Great story , well told
- Apollo 11 review by DB
As someone with an interest in space and spaceflight in general I thought that over the years I'd seen pretty much all the footage publicly available as far as the Apollo 11 mission was concerned so while I was looking forward to watching this documentary, I wasn’t particularly expecting to see anything new. How wrong I was, I would guess, that at least 70% or more of the footage used was new to me so I suspect it may be new to you as well. So, thumbs up for that.
It also benefits significantly from , firstly, not having a contemporary voice over telling you what you are looking at , instead there are just the recordings made at the time so the story is allowed to unfold in its own way and secondly by the clever use of very simple on-screen graphics to reveal telemetry changes. I thought that worked really well.
All in all, a great watch, I'd recommend it to anyone.
6 out of 6 members found this review helpful.
Involving recreation of the original event
- Apollo 11 review by GC
I am surprised by how involving this film is. Tense at times and thrilling, I was so impressed by the achievement of going to the moon, landing on the surface, walking about there and returning with the quite basic space technology of the times. Heroic, brave and daring, it shows the USA at its best.
Several other people watched it and agreed with me.
4 out of 4 members found this review helpful.
- Apollo 11 review by PD
I'm afraid I was bit surprised at all the very positive reviews of this in the press. For it’s a special sort of achievement to take a collection of footage of the Apollo 11 mission and make it rather dull. For that, unfortunately, is what director Todd Douglas Miller has (for the most part) done here. Despite the attempt to focus on the heroic actions and extraordinary experiences of the three astronauts, and to display the vast concerted effort on the ground that their flight required, Miller manages only to provide a sketchy overview of the historic event, only intermittently and fleetingly illuminated by a telling or surprising detail.
The concept of a film composed entirely of found or pre-existing material is a radical one. It asserts that the material deserves to be treated as something special and invites an artistic approach that’s similarly distinctive. Fine in principle, but the composition and the editing, by contrast, have no identity, no form that reflects the discovery of the material, the sheer wonder of its very existence. Rather, the film sketches the story of the mission in haste, hitting dramatic high notes and scooting onward, and formulates the episodes of the mission superficially, in familiar chronological manner, as if working from a wikipedia entry .Throughout the film, the voice-over of Walter Cronkite, taken from news reports at the time, describes in grave tones the succession of events as they unfold onscreen; and the effect is to simply retransmit the long-sedimented version of the mission rather than redefining it on the basis to what the filmmaker experienced in the newly found footage itself. If you’re old enough, imagine the History of the FA Cup as narrated by David Coleman.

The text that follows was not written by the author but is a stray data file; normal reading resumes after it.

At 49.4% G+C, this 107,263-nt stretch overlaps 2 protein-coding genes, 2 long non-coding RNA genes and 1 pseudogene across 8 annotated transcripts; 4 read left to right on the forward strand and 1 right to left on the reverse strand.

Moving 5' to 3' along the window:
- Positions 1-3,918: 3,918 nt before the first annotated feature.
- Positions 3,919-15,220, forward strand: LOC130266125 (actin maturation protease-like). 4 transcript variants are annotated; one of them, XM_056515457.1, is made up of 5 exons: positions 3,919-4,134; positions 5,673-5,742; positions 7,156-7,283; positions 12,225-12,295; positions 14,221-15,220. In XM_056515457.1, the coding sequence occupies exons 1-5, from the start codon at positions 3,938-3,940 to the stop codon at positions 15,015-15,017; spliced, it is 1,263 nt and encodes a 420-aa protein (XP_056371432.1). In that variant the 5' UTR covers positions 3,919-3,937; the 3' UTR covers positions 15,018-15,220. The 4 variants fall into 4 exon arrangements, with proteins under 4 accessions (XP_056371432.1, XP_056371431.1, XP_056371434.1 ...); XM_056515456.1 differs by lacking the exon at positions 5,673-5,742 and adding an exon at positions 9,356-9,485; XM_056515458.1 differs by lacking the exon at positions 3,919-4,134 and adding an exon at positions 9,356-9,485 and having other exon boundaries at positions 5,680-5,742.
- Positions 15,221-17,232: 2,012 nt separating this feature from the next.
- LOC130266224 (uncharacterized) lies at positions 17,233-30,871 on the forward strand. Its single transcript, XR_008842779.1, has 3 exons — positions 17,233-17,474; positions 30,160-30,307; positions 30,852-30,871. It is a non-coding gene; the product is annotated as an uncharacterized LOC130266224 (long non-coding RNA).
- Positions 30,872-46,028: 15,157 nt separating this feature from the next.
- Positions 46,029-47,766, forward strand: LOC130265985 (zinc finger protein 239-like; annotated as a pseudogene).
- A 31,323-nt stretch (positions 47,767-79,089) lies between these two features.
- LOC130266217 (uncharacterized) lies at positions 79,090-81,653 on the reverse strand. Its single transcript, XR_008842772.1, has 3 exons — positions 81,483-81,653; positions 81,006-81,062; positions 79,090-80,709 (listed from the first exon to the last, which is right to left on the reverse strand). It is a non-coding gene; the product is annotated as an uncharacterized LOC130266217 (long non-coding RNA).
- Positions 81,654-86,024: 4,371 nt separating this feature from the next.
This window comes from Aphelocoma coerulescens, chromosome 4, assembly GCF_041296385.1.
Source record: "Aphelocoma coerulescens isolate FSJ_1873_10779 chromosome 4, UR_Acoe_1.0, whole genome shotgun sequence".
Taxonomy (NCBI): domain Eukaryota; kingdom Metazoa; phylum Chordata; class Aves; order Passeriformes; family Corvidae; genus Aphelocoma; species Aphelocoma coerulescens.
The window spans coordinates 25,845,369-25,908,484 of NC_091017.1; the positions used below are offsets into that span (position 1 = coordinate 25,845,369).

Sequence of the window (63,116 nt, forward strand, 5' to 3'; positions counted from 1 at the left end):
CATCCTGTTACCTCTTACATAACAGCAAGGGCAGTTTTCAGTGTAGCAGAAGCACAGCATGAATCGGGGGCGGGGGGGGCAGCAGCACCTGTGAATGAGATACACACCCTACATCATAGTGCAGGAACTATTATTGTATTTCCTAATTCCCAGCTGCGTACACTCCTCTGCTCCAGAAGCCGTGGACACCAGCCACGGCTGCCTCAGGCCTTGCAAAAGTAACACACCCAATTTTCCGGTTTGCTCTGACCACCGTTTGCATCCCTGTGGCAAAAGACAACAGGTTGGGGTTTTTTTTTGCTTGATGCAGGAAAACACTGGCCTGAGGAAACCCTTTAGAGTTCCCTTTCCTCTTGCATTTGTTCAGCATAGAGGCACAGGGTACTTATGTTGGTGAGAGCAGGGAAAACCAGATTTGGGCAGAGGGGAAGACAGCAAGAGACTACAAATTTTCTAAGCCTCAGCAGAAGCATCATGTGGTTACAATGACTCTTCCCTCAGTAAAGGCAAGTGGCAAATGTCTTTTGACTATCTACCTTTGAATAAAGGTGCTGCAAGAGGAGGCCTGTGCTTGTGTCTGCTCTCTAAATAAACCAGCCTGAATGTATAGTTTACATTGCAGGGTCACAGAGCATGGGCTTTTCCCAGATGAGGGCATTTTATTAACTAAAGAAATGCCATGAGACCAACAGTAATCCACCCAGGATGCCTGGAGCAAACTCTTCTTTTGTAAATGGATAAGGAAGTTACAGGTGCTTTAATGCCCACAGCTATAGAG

That sense of personal experience is what’s missing. (Peculiarly, the graphics, which provide intermittent breakdowns of particular stages of the mission, often have a greater sense of immediacy and drama.) Miller’s guiding principle appears to be shoehorning as much and as varied an array of footage as possible into the film's brief span and to edit it into a smooth unity. He hardly works closely with the images themselves, whilst the musical score, which is part action film banality and part lift musak, has the effect of cushioning the images to fit them into the standard audiovisual aural-wallpaper of Hollywood and television.
But the figures who suffer most from Miller’s approach are the astronauts themselves. You get a sense akin to those awful royal documentaries, that straightjacketed official portraiture; we remain remote from the astronauts’ characters, their own sense of experience. The one time the film does try to get close is a woefully misjudged montage, patched into a sequence of the astronauts suiting up that shows a brief flurry of their personal still photographs, depicting in flashes the Kodak moments of their earlier years, as if suggesting that, at the moment, those memories passed through their minds. The concept is both banal and superficial.
Some of the film’s most striking footage shows the hundreds of people who worked in Mission Control: rows and rows of scientists at long tables, each staring at monitors, banks of buttons & switches, some taking notes on paper. These images recur, and one in particular, a long tracking shot revealing vastly many rows of technicians, tightly arrayed in long lines, is awe-inspiring—but, inevitably, the speculative wonder that it inspires is instantly thwarted, because Miller never conveys the slightest sense of what any one of them is doing, so they become mere extras in the drama (take a look at James Burke's old 1979 documentary to see how it could be done).
The new footage is amazing, with plenty of fascinating incidental details, but the film's style, borrowed from conventional, documentaries, merely turns the whole thing into something bordering on the soulless. For enthusiasts like me, therefore, this felt like a missed opportunity.
2 out of 6 members found this review helpful.